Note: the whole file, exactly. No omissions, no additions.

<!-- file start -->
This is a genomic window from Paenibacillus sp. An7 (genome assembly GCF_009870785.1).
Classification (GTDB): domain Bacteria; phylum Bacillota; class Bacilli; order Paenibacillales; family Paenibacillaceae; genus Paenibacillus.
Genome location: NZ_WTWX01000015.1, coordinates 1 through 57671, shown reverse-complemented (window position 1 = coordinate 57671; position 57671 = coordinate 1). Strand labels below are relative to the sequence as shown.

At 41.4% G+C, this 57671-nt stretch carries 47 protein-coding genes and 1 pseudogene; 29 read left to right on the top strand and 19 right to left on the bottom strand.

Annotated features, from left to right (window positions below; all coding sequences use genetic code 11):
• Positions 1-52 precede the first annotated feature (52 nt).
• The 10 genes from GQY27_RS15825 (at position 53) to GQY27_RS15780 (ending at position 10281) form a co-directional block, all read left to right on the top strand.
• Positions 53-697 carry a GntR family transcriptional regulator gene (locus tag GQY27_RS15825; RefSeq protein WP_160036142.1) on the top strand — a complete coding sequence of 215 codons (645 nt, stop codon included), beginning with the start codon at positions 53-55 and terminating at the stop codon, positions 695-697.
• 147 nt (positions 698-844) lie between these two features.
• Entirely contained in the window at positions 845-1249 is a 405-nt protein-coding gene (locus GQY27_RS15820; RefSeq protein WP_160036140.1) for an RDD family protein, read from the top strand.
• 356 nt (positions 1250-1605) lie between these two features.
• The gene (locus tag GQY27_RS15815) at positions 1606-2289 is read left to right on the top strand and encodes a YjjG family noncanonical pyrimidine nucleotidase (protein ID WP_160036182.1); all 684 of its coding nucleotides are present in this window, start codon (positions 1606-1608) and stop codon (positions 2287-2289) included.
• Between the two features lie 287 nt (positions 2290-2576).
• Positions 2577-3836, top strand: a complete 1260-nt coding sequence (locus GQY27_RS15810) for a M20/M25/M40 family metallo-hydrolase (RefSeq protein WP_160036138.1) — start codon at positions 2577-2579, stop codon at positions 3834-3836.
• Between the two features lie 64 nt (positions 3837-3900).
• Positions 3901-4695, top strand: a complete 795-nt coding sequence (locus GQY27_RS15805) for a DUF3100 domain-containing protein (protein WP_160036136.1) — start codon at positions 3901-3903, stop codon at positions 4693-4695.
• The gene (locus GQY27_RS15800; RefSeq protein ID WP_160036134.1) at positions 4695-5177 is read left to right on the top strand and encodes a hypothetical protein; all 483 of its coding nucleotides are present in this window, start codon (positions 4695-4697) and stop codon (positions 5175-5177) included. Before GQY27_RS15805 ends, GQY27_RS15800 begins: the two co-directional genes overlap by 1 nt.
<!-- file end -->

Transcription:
This is a genomic window from Paenibacillus sp. An7 (genome assembly GCF_009870785.1).
Classification (GTDB): domain Bacteria; phylum Bacillota; class Bacilli; order Paenibacillales; family Paenibacillaceae; genus Paenibacillus.
Genome location: NZ_WTWX01000015.1, coordinates 1 through 57671, shown reverse-complemented (window position 1 = coordinate 57671; position 57671 = coordinate 1). Strand labels below are relative to the sequence as shown.

At 41.4% G+C, this 57671-nt stretch carries 47 protein-coding genes and 1 pseudogene; 29 read left to right on the top strand and 19 right to left on the bottom strand.

Annotated features, from left to right (window positions below; all coding sequences use genetic code 11):
• Positions 1-52 precede the first annotated feature (52 nt).
• The 10 genes from GQY27_RS15825 (at position 53) to GQY27_RS15780 (ending at position 10281) form a co-directional block, all read left to right on the top strand.
• Positions 53-697 carry a GntR family transcriptional regulator gene (locus tag GQY27_RS15825; RefSeq protein WP_160036142.1) on the top strand — a complete coding sequence of 215 codons (645 nt, stop codon included), beginning with the start codon at positions 53-55 and terminating at the stop codon, positions 695-697.
• 147 nt (positions 698-844) lie between these two features.
• Entirely contained in the window at positions 845-1249 is a 405-nt protein-coding gene (locus GQY27_RS15820; RefSeq protein WP_160036140.1) for an RDD family protein, read from the top strand.
• 356 nt (positions 1250-1605) lie between these two features.
• The gene (locus tag GQY27_RS15815) at positions 1606-2289 is read left to right on the top strand and encodes a YjjG family noncanonical pyrimidine nucleotidase (protein ID WP_160036182.1); all 684 of its coding nucleotides are present in this window, start codon (positions 1606-1608) and stop codon (positions 2287-2289) included.
• Between the two features lie 287 nt (positions 2290-2576).
• Positions 2577-3836, top strand: a complete 1260-nt coding sequence (locus GQY27_RS15810) for a M20/M25/M40 family metallo-hydrolase (RefSeq protein WP_160036138.1) — start codon at positions 2577-2579, stop codon at positions 3834-3836.
• Between the two features lie 64 nt (positions 3837-3900).
• Positions 3901-4695, top strand: a complete 795-nt coding sequence (locus GQY27_RS15805) for a DUF3100 domain-containing protein (protein WP_160036136.1) — start codon at positions 3901-3903, stop codon at positions 4693-4695.
• The gene (locus GQY27_RS15800; RefSeq protein ID WP_160036134.1) at positions 4695-5177 is read left to right on the top strand and encodes a hypothetical protein; all 483 of its coding nucleotides are present in this window, start codon (positions 4695-4697) and stop codon (positions 5175-5177) included. Before GQY27_RS15805 ends, GQY27_RS15800 begins: the two co-directional genes overlap by 1 nt.